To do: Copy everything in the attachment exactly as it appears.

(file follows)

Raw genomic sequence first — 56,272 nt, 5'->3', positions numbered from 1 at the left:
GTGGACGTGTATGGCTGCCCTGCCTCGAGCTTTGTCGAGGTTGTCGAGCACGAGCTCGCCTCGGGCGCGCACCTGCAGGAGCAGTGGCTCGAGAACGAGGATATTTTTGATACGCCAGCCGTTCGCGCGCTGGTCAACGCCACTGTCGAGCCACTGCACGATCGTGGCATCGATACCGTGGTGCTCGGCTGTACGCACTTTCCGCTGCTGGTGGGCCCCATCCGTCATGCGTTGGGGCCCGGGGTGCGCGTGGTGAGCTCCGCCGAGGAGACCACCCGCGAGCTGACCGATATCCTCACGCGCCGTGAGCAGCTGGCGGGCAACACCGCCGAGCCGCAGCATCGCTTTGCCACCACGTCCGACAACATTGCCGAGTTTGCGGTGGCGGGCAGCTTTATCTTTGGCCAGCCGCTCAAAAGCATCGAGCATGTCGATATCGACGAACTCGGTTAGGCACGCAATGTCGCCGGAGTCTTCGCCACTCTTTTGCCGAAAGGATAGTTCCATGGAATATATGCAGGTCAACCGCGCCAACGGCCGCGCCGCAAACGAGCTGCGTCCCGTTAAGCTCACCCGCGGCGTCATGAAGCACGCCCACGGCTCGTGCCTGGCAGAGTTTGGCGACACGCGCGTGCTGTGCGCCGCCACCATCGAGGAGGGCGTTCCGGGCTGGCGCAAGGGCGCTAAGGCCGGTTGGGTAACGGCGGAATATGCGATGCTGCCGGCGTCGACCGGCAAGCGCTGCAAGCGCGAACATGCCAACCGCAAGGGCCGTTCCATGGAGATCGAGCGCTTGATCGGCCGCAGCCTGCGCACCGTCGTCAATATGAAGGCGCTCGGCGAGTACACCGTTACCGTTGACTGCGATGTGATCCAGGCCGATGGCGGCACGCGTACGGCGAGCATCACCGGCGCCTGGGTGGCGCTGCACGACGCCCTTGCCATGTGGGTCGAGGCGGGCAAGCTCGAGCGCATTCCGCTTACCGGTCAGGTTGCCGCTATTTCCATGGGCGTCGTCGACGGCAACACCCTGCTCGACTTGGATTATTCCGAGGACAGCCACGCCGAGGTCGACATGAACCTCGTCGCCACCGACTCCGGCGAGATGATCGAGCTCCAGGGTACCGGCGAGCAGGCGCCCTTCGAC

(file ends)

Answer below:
Raw genomic sequence first — 56,272 nt, 5'->3', positions numbered from 1 at the left:
GTGGACGTGTATGGCTGCCCTGCCTCGAGCTTTGTCGAGGTTGTCGAGCACGAGCTCGCCTCGGGCGCGCACCTGCAGGAGCAGTGGCTCGAGAACGAGGATATTTTTGATACGCCAGCCGTTCGCGCGCTGGTCAACGCCACTGTCGAGCCACTGCACGATCGTGGCATCGATACCGTGGTGCTCGGCTGTACGCACTTTCCGCTGCTGGTGGGCCCCATCCGTCATGCGTTGGGGCCCGGGGTGCGCGTGGTGAGCTCCGCCGAGGAGACCACCCGCGAGCTGACCGATATCCTCACGCGCCGTGAGCAGCTGGCGGGCAACACCGCCGAGCCGCAGCATCGCTTTGCCACCACGTCCGACAACATTGCCGAGTTTGCGGTGGCGGGCAGCTTTATCTTTGGCCAGCCGCTCAAAAGCATCGAGCATGTCGATATCGACGAACTCGGTTAGGCACGCAATGTCGCCGGAGTCTTCGCCACTCTTTTGCCGAAAGGATAGTTCCATGGAATATATGCAGGTCAACCGCGCCAACGGCCGCGCCGCAAACGAGCTGCGTCCCGTTAAGCTCACCCGCGGCGTCATGAAGCACGCCCACGGCTCGTGCCTGGCAGAGTTTGGCGACACGCGCGTGCTGTGCGCCGCCACCATCGAGGAGGGCGTTCCGGGCTGGCGCAAGGGCGCTAAGGCCGGTTGGGTAACGGCGGAATATGCGATGCTGCCGGCGTCGACCGGCAAGCGCTGCAAGCGCGAACATGCCAACCGCAAGGGCCGTTCCATGGAGATCGAGCGCTTGATCGGCCGCAGCCTGCGCACCGTCGTCAATATGAAGGCGCTCGGCGAGTACACCGTTACCGTTGACTGCGATGTGATCCAGGCCGATGGCGGCACGCGTACGGCGAGCATCACCGGCGCCTGGGTGGCGCTGCACGACGCCCTTGCCATGTGGGTCGAGGCGGGCAAGCTCGAGCGCATTCCGCTTACCGGTCAGGTTGCCGCTATTTCCATGGGCGTCGTCGACGGCAACACCCTGCTCGACTTGGATTATTCCGAGGACAGCCACGCCGAGGTCGACATGAACCTCGTCGCCACCGACTCCGGCGAGATGATCGAGCTCCAGGGTACCGGCGAGCAGGCGCCCTTCGAC